I’ve been meaning for a while now to start another occasional series, like my previous ones recalling Hayek and James Burnham, to recycle some timeless gems from G.K. Chesterton. Via the Chesterton page on Facebook, here’s a Chesterton meditation perfect for our election season, from a 1921 interview with the Cleveland Press:
The men whom the people ought to choose to represent them are too busy to take the jobs. But the politician is waiting for it. He’s the pestilence of modern times. What we should try to do is make politics as local as possible. Keep the politicians near enough to kick them. The villagers who met under the village tree could also hang their politicians to the tree. It’s terrible to contemplate how few politicians are hung today.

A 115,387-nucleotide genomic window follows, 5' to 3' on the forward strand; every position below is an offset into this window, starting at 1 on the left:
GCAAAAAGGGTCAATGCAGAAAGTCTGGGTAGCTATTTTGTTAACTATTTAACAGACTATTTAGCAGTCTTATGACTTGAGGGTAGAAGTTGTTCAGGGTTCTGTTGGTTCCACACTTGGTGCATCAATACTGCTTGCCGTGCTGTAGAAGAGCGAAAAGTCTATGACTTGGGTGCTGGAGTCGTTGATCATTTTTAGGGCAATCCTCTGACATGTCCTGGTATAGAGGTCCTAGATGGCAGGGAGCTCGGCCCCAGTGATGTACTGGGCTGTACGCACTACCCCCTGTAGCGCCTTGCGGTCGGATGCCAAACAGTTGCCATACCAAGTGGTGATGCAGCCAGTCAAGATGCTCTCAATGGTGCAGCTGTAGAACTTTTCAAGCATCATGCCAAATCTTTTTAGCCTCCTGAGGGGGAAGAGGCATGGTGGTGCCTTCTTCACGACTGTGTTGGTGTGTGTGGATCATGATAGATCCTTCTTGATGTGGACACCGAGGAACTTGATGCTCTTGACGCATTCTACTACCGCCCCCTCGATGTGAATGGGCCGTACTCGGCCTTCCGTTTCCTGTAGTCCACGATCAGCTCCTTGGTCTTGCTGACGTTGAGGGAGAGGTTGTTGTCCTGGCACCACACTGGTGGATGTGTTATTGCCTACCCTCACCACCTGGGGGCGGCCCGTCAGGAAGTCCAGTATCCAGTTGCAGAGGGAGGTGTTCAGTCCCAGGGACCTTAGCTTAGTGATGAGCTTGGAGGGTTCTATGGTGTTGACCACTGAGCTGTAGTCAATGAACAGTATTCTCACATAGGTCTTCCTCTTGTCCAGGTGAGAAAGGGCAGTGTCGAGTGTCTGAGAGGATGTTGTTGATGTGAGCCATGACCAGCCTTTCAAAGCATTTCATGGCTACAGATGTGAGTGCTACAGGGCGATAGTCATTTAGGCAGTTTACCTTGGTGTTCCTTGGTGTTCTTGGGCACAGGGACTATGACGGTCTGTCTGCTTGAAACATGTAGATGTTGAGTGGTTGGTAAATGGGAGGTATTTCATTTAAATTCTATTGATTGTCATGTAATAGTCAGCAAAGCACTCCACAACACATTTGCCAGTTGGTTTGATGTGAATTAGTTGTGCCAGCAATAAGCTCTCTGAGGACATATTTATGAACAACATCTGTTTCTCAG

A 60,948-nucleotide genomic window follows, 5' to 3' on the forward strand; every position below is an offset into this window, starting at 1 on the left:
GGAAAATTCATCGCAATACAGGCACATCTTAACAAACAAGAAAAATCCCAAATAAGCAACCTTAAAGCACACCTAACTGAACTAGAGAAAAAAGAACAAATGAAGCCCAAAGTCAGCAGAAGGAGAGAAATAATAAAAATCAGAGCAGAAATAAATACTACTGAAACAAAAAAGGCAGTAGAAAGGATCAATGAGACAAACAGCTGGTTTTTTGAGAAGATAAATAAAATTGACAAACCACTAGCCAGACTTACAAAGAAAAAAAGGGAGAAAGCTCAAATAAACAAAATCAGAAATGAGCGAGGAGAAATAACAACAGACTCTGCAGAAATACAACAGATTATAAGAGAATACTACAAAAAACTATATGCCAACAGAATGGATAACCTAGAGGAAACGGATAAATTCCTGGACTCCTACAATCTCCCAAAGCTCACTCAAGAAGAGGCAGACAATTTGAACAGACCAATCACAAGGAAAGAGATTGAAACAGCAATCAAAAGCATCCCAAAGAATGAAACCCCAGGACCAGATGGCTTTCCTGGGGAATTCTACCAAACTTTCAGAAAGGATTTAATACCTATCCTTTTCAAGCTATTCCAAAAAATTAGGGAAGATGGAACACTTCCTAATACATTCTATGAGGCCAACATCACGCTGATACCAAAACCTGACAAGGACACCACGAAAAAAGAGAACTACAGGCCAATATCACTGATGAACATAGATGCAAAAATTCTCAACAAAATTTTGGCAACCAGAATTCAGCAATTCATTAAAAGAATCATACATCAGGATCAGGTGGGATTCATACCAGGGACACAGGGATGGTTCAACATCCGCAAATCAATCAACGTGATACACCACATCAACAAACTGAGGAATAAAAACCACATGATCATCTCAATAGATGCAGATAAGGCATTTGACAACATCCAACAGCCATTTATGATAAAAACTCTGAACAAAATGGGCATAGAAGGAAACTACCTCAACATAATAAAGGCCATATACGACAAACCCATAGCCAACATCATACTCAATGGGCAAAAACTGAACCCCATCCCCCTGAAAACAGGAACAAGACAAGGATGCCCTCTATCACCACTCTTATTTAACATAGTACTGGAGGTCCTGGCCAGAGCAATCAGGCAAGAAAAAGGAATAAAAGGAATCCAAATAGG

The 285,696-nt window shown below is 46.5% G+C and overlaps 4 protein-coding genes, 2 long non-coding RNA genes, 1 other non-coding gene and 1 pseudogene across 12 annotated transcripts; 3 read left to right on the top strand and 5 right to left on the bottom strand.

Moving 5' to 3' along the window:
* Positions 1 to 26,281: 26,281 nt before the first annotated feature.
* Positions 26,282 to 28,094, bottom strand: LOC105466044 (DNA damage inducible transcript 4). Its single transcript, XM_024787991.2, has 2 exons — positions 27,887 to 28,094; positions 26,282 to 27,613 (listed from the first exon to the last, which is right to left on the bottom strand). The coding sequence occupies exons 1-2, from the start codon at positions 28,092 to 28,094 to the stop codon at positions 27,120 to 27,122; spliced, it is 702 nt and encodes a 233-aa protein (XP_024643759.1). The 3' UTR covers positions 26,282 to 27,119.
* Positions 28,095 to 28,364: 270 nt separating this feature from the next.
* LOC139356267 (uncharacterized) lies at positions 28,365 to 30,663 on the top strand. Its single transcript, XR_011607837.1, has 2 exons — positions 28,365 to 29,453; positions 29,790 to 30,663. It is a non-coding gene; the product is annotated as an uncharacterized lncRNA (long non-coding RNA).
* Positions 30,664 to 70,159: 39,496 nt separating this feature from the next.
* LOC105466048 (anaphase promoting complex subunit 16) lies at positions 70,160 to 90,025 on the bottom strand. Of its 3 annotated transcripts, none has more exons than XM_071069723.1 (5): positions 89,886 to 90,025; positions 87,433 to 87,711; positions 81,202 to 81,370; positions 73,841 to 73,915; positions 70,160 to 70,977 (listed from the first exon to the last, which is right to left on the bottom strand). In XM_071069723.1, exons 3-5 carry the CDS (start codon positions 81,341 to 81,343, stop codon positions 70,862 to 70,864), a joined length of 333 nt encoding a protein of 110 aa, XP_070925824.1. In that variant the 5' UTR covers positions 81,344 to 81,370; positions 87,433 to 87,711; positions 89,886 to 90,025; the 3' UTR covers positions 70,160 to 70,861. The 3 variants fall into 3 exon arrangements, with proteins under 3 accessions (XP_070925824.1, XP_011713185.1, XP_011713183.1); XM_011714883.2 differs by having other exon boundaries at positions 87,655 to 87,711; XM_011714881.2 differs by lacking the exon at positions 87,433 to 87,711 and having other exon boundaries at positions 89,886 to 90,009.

My own favorite Chesterton story, which may be apocryphal, is about the time the portly Chesterton encountered the very thin George Bernard Shaw, and said to him, “My God, man, from the looks of you there’s a famine in the land.” To which Shaw replied, “And from the looks of you, you caused it!”